POC for Time-Barred Debt May Violate FDCPA

Posted by NCBRC - December 16, 2015

The Bankruptcy Court for the Northern District of Illinois added to its body of law finding that a debt collector may violate the FDCPA by filing a proof of claim for a time-barred debt. Davenport v. Calvary Investments (In re Davenport), No. 14-30261, Adv. Pro. 15-559 (Bankr. N.D. Ill. Dec. 14, 2015).

Warnetta Davenport filed an adversary complaint objecting to Calvary Investments’ proof of claim and alleging that Calvary violated the Fair Debt Collections Practices Act (“FDCPA”) by filing proofs of claim to collect debts that were barred by the statute of limitations. Ms. Davenport also alleged that the proof of claim constituted a “fraud on the court.” Cavalry moved to dismiss the complaint.

Calvary is a debt buyer whose proof of claim was based on a credit card debt that had been charged off twelve years before Ms. Davenport filed for chapter 13 bankruptcy. There was no dispute that Illinois’ five year statute of limitations applied to the debt. Ms. Davenport argued that by filing a claim for the time-barred debt Calvary misrepresented the legal status of the debt in violation of section 1692e of the FDCPA, which prohibits debt collectors from using false, deceptive, or misleading representations to collect a debt, including false representations about the amount or legal status of a debt, and section 1692f which prohibits the use of unfair or unconscionable means to collect or attempt to collect a debt.

The court rejected Cavalry’s argument that the FDCPA is in direct conflict with the Bankruptcy Code finding that argument had no traction under the reasoning in Edwards v. LVNV Funding (In re Edwards), 539 B.R. 360 (Bankr. N.D. Ill. 2015) (finding that Seventh Circuit has explicitly found that FDCPA is not in conflict with the Bankruptcy Code. Randolph v. IMBS, Inc., 368 F.3d 726, 733 (7th Cir. 2004)).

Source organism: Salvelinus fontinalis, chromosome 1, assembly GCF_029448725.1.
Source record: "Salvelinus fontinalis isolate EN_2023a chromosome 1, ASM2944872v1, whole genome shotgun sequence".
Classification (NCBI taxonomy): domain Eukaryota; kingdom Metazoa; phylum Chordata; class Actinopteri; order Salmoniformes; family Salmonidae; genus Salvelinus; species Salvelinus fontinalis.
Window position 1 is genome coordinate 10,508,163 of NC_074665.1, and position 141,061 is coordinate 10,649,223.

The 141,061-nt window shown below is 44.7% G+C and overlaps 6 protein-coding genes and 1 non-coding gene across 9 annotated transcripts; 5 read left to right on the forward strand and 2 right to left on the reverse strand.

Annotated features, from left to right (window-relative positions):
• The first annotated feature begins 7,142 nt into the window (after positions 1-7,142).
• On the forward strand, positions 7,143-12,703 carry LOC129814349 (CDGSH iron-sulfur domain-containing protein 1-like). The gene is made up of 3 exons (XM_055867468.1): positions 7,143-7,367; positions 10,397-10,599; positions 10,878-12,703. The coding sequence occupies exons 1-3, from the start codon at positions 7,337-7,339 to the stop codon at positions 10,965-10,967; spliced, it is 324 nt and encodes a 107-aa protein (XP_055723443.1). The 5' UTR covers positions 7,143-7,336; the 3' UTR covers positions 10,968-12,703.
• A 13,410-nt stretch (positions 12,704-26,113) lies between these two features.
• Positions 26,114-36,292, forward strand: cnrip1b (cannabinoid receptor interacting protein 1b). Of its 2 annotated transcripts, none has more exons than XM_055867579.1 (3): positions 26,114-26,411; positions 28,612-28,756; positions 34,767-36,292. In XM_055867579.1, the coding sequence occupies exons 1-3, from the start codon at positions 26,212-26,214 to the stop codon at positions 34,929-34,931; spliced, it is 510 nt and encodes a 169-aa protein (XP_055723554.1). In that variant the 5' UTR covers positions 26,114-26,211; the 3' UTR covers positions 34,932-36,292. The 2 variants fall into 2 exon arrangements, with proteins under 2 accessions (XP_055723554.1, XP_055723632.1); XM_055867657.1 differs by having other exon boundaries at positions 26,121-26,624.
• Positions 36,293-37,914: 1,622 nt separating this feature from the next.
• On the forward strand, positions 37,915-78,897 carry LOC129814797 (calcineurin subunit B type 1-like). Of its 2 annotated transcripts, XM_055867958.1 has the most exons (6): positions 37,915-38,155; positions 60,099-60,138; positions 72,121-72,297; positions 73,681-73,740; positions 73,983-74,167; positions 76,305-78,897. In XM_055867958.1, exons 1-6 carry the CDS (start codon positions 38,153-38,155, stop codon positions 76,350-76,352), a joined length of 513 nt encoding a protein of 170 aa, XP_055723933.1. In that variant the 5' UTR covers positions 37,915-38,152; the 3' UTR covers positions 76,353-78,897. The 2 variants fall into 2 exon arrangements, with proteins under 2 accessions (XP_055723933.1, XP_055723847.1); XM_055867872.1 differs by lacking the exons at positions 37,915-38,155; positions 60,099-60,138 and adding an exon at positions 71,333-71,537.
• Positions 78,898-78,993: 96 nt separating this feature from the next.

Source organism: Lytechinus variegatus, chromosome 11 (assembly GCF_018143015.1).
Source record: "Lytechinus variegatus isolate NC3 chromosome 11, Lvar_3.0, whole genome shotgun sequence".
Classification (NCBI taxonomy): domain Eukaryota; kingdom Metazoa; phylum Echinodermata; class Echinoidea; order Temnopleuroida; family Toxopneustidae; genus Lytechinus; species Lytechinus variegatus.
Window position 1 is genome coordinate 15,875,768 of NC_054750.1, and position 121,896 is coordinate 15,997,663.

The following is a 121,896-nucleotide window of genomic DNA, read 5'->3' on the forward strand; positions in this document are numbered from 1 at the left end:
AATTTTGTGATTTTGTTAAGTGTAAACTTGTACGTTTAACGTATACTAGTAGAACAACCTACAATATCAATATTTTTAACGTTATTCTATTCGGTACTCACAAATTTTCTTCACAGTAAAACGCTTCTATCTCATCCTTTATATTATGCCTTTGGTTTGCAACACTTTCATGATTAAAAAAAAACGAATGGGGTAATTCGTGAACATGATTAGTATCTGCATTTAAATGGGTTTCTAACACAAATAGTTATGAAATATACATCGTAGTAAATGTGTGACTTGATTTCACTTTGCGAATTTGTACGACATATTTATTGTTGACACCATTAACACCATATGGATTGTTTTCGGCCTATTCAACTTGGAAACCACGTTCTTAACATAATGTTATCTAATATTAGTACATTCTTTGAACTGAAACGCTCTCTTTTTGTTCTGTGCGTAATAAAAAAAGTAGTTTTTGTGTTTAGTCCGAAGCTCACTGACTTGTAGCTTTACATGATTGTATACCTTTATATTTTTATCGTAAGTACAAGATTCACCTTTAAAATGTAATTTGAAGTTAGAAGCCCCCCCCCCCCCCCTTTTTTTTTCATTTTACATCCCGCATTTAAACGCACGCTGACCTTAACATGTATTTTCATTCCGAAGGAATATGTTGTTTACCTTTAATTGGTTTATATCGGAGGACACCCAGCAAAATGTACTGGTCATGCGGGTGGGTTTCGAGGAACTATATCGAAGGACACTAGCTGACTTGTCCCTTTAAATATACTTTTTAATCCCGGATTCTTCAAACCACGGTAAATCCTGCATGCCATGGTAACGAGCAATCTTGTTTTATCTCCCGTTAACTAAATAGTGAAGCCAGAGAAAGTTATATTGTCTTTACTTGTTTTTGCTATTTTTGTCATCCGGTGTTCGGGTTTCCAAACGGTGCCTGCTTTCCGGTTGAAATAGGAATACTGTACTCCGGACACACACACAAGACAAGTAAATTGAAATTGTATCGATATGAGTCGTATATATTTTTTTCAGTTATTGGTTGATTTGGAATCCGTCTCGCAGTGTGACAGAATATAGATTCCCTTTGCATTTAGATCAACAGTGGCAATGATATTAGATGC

Calvary next argued that Ms. Davenport was estopped from challenging the enforceability of the proof of claim because she failed to object to the claim before her plan was confirmed. The court found that the case relied on by Calvary, Adair v. Sherman, 230 F.3d 890 (7th Cir. 2000), had been limited to instances in which the objection came after the bankruptcy case was closed. Where the bankruptcy case is still pending, the later case of In re Hovis, 356 F.3d 820 (7th Cir. 2004) teaches that “issue preclusion has no role within a unitary, ongoing proceeding.” There is no provision within the Bankruptcy Code or Rules requiring a debtor to object to a claim prior to confirmation. Nor does a plan provision to pay all “valid” claims create a concession that any particular claim qualifies as “valid.”

As to count II in the complaint that the proof of claim constituted a fraud on the court, the court, citing Edwards, granted Calvary’s motion to dismiss. In Edwards, the court found no basis for sanctioning a creditor for filing a POC.

Davenport Bankr ND Ill opinion

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  1. By Bankruptcy News Briefs 12/17 | NACBA Now on December 17, 2015 at 3:05 pm

    […] POC for Time-Barred Debt May Violate FDCPA […]

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